More than a thousand Google employees have signed a public letter calling on the company to take bold action on climate change. They joined employees in other companies such as Amazon and Microsoft who published similar letters, calling their companies to take real action on climate change in response to the climate crisis.
These letters are part of a growing trend of employee activism, where employees, young ones in particular (yes, millennials), are not afraid to voice their concerns and criticism about their employers’ social and environmental impacts. And we are seeing some early indications that employee activism can achieve results, even if progress is slow as we can see in the cases of Amazon and Google.
Activists on the streets, protesting against climate inaction, have raised public and political awareness. But to get companies to take the climate crisis more seriously requires others to also act. The group that is best able to penetrate the corporate shield of indifference is employees: companies are wary of being perceived as being irresponsible and disinterested in the values of their staff.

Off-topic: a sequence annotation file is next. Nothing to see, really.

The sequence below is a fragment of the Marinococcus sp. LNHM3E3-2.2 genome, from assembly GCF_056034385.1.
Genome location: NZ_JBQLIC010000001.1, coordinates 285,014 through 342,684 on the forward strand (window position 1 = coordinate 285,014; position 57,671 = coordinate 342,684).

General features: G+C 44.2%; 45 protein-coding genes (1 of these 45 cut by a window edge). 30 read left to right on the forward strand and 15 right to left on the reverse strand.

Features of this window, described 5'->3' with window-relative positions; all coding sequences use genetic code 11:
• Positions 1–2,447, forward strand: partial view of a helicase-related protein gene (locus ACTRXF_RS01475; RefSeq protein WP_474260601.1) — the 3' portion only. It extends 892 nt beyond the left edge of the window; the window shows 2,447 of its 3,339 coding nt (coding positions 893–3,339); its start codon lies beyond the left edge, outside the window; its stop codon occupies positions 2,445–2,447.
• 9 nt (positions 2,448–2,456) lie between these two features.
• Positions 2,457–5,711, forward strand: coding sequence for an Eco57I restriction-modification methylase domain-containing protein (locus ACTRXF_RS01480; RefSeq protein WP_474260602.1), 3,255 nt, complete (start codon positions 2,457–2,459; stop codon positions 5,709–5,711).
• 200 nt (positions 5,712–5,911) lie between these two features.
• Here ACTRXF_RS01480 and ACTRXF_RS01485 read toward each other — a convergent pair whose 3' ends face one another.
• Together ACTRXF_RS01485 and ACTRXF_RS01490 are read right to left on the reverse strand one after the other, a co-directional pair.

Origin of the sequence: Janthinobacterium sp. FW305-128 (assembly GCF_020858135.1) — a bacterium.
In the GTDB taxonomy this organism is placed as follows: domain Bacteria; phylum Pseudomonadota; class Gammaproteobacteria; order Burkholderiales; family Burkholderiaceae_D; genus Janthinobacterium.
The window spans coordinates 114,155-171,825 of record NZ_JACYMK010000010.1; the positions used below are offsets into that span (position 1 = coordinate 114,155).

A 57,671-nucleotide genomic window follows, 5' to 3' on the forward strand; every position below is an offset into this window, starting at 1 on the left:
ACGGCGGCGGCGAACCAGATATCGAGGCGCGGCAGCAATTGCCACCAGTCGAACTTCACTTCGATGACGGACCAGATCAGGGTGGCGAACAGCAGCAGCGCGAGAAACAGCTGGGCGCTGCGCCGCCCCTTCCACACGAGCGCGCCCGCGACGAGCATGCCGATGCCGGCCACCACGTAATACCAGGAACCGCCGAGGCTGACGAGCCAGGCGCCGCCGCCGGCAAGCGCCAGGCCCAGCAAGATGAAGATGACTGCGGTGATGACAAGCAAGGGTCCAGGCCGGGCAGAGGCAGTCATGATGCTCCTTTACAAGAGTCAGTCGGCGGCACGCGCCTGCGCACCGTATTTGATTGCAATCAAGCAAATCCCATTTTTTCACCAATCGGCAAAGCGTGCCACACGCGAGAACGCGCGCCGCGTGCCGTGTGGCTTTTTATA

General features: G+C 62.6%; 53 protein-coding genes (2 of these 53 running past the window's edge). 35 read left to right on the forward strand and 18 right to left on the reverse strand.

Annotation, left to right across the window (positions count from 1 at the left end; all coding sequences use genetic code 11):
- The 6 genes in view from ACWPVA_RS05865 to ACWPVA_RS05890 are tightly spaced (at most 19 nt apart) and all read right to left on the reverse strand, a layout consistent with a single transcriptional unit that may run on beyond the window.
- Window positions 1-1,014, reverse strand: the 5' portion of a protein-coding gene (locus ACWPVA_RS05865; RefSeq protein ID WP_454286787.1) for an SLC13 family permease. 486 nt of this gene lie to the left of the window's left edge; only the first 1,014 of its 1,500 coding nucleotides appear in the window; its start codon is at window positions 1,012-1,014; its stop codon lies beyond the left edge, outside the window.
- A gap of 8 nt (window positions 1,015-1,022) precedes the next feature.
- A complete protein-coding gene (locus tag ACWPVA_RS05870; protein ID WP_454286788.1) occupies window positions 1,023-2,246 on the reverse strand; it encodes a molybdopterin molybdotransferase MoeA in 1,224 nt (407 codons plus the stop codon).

While the trend of employee activism is on the rise, there seems to be one industry that this trend has skipped so far – financial services. Many of their fellow employees in hi-tech, advertising, retail, and other industries have been taking action in a variety of ways. According to Weber Shandwick: “38% of American employees have spoken up to support or criticise their employer’s actions over a controversial issue that affects society”. Yet employees in the financial services seem to be relatively silent so far on social and environmental issues.